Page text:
The Guide and Resources was compiled and produced by the Georgia Commission on the Holocaust in 2011 for the pilot program trunks. The contents include:
- Inventory of Trunk Contents
- Summary of Materials
- Guidelines to Teaching About the Holocaust
- What have We Learned?
- Pyramid of Hate
- 36 Questions about the Holocaust
- Holocaust Terminology
- Holocaust Chronology
- Suggestions for Further Reading
In 2013, as part of the process of creating 20 new trunks (known as "second edition trunks"), a new Teaching Guide was created to accompany the new trunks. The Teaching Guide improved and expanded upon the components included in the pilot program's Guide and Resources. The Teaching Guide was also developed further to include lesson modules, activity modules, student handouts, and worksheets. Although the trunk contents in pilot program trunks differ from the second edition trunk contents, this new Teaching Guide is still a useful resource for educators utilizing pilot program trunks. Please click here to learn more about the new Teaching Guide.
The Teaching Guide was developed and produced by the Georgia Commission on the Holocaust in 2012-2013 for the second edition trunks. The contents are divided into the following categories:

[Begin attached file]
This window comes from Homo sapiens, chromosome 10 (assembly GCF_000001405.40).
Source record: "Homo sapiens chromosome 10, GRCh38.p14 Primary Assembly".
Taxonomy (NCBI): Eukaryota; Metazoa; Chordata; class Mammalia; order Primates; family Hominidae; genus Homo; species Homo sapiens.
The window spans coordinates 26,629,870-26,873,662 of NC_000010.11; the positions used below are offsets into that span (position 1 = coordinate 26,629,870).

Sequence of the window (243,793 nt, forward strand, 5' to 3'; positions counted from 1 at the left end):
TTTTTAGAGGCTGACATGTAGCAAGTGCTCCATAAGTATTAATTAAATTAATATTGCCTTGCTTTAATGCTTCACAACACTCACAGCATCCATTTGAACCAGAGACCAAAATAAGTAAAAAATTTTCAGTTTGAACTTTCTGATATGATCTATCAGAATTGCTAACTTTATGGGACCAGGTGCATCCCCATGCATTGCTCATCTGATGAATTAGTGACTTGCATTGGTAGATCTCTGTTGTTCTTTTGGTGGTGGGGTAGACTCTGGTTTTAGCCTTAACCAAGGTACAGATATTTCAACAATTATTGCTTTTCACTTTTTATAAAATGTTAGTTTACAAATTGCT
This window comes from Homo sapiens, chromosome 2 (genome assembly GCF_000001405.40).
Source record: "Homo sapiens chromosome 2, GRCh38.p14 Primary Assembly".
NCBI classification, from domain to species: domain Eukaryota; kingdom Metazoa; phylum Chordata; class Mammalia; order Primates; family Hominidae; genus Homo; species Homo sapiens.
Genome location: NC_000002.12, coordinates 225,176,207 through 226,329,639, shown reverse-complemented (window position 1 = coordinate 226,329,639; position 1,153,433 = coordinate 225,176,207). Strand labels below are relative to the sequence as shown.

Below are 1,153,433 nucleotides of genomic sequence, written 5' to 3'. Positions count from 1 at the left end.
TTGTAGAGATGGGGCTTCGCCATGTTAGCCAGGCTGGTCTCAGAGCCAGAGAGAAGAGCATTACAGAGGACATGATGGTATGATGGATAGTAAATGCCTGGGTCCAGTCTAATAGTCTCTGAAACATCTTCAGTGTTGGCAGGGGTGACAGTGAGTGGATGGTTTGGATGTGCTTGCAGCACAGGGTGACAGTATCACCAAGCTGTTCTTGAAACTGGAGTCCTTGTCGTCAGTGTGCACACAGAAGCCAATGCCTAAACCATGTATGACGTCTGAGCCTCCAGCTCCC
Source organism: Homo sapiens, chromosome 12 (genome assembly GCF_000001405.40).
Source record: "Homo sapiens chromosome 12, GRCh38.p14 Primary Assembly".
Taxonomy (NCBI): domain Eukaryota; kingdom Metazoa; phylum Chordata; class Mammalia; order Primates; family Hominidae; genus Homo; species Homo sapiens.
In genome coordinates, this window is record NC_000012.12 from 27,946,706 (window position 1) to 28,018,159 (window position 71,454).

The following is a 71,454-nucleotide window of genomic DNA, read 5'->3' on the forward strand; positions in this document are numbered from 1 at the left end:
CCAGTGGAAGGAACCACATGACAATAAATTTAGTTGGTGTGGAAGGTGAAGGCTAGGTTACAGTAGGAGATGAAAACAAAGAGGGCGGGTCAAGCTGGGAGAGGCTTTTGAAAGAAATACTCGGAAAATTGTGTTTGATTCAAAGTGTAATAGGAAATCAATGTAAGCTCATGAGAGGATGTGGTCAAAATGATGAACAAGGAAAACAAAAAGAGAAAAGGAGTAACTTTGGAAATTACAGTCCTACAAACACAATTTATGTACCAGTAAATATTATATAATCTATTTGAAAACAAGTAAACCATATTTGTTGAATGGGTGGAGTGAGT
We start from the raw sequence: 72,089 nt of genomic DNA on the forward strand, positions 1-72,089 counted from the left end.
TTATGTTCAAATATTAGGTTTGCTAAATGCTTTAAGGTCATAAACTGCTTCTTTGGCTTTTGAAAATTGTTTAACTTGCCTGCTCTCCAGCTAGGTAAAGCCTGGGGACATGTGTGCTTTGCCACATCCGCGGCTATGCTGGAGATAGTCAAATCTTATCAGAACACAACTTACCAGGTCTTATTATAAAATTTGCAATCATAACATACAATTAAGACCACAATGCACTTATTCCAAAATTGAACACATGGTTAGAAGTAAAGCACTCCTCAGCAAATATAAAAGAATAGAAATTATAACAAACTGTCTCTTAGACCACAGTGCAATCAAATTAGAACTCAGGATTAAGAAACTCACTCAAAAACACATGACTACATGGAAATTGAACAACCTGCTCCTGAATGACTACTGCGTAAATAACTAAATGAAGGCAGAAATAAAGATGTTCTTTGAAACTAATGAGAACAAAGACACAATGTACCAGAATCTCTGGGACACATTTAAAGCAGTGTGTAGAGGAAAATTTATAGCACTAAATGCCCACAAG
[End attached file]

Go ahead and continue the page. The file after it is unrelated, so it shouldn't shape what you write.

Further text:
- Lesson Modules
- Activity Modules
- Worksheets and Handouts
Each lesson module, activity module, and worksheet were designed or directly derived from the tasks, strategies, and themes outlined in the Common Core Georgia Performance Standards.
Middle school students continue to expand their understanding of the past by using multiple sources and perspectives to build interpretations of past events. Through this process, students acquire an improved understanding of the basic civil rights in a democracy. Students will better understand their role in their community, nation, and international community.
The modules are developed with the goal of teaching critical thinking skills to students in order to provide them with a broad view of societies, cultures, and belief systems. In gaining this perspective students can recognize and respect people’s differences and realize the dangers of prejudice, bigotry, and discrimination. It encourages the acceptance of diversity in a pluralistic society.
It is important to learn the lessons of the Holocaust and the skill of critical thinking, so that students can apply these values and strategies to their own decision-making process. Each lesson module provides students with an opportunity to examine their daily lives, the choices they make, and how those choices impact others. Personal responsibility is a central theme of Holocaust education and the examination of this allows students to recognize when he/she is in a situation where he/she must make a choice instead of standing by in apathy. Students should not be told what decision they are expected to make, but in learning the lessons of the Holocaust he/she will be able to use their critical thinking skills to arrive at the right decision and understand why it is the right decision. Students are taught how to make moral and ethical choices.
Online Only Materials
- Overview of Curriculum Standards
- What Did the Badges Mean?
- Letter to Parent/Guardian
- Student Reflection
- Animated Maps
- Personal Histories
- Confronting Hatred Activities:
- Being an Outsider
- Fighting Prejudice
- Holocaust Denial and Hate Speech
- Propaganda and Media
- Rescue and Resistance